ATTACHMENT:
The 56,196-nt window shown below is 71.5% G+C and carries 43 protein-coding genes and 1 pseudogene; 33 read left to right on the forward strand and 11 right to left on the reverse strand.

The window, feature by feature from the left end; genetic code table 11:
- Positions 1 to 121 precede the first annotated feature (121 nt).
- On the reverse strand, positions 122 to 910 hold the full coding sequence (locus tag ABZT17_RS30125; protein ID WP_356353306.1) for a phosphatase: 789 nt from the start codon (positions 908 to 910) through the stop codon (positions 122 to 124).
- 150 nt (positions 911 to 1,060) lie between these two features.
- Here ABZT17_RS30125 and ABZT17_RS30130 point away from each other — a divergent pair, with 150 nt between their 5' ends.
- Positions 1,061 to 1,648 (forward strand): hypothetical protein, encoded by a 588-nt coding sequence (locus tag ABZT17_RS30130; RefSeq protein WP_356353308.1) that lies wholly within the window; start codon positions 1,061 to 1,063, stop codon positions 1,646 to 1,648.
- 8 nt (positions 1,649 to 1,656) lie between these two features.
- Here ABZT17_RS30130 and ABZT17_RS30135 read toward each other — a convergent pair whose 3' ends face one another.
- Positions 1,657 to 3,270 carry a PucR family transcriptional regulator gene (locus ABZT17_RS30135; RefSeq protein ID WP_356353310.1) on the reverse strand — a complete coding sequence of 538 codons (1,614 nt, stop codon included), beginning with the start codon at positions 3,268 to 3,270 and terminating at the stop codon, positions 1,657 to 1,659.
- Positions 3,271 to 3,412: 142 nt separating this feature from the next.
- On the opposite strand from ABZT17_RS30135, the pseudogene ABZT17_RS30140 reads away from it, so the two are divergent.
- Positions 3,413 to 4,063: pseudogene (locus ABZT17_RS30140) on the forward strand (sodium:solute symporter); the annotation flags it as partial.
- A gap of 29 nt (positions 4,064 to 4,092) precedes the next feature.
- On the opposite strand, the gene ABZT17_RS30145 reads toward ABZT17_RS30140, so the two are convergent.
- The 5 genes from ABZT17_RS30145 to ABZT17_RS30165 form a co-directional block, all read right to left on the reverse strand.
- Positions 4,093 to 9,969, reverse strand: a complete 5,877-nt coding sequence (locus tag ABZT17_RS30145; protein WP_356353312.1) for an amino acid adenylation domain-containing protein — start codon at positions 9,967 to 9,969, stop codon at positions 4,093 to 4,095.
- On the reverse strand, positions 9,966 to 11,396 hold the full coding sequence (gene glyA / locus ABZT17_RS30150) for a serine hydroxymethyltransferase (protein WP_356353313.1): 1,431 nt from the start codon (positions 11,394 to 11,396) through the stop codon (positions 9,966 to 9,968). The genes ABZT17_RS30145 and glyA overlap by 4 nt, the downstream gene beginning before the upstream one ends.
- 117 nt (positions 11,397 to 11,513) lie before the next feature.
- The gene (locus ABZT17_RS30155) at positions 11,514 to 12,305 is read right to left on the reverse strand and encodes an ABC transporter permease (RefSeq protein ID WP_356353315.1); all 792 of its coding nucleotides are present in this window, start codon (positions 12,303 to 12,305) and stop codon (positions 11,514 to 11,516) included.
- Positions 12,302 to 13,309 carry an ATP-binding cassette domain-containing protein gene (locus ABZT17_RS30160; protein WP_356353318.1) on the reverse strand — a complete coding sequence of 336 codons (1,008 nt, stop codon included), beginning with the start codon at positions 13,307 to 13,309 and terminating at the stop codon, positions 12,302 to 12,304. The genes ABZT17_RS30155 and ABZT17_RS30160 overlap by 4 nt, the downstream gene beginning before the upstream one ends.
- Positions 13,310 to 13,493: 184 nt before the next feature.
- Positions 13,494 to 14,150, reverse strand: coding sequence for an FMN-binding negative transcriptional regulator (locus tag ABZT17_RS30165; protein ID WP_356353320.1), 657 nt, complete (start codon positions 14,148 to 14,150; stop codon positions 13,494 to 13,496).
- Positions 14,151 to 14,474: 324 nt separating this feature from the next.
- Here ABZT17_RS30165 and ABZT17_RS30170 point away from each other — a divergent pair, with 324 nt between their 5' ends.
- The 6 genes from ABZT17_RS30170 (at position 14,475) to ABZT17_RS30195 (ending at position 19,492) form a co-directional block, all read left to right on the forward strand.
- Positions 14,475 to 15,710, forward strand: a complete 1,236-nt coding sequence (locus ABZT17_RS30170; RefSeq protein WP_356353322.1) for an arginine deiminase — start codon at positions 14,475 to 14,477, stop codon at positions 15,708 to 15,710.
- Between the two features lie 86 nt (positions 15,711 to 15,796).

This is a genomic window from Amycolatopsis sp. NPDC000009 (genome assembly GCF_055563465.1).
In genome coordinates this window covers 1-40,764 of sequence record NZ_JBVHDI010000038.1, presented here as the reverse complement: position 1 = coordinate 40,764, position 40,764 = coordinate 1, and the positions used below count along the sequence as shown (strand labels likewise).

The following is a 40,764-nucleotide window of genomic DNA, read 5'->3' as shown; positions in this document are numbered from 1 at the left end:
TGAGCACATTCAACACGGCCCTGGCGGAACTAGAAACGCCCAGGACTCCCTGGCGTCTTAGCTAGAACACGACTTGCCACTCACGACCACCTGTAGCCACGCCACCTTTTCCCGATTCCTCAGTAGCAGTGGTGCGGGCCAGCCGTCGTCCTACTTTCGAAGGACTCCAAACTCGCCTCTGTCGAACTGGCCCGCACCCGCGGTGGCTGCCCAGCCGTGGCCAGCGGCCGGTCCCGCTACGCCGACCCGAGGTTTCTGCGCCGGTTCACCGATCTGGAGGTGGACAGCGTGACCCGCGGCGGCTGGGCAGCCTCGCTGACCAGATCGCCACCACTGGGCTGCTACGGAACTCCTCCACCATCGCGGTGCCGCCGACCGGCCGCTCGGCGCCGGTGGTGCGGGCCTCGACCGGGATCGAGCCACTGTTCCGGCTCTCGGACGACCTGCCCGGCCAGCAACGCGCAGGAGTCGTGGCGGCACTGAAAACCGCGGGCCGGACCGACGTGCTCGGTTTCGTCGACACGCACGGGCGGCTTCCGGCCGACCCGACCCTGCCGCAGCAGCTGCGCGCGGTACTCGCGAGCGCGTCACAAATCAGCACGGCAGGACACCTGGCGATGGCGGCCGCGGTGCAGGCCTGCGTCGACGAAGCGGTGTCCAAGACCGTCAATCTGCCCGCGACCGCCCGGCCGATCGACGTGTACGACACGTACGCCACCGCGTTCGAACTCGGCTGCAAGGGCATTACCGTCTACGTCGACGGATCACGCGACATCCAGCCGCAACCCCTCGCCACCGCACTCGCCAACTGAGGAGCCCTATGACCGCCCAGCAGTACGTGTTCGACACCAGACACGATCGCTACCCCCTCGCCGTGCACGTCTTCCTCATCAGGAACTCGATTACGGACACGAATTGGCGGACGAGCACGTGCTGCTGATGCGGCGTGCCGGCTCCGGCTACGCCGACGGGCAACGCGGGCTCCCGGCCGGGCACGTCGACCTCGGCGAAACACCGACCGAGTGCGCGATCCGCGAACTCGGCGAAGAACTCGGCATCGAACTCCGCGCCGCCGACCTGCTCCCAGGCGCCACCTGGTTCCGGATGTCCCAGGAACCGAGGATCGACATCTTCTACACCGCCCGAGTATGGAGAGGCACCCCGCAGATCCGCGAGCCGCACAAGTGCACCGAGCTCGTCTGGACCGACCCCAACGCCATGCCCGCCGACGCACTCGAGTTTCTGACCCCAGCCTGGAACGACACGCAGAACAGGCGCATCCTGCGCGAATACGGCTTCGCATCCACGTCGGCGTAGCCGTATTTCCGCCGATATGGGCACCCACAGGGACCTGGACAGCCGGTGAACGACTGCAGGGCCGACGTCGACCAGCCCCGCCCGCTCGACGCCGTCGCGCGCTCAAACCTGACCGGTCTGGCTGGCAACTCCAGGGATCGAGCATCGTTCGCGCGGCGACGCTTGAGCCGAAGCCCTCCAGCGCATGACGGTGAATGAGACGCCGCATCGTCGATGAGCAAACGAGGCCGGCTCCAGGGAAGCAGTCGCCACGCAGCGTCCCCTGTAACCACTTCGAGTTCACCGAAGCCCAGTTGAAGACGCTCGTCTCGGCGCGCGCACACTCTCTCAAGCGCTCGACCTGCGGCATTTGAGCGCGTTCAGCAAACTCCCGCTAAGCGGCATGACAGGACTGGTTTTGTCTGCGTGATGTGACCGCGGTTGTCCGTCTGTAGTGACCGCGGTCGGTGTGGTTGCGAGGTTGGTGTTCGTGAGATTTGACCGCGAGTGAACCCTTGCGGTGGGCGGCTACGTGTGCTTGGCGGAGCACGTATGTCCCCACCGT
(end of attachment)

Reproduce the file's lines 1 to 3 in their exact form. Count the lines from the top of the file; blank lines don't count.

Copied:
The 56,196-nt window shown below is 71.5% G+C and carries 43 protein-coding genes and 1 pseudogene; 33 read left to right on the forward strand and 11 right to left on the reverse strand.

The window, feature by feature from the left end; genetic code table 11:
- Positions 1 to 121 precede the first annotated feature (121 nt).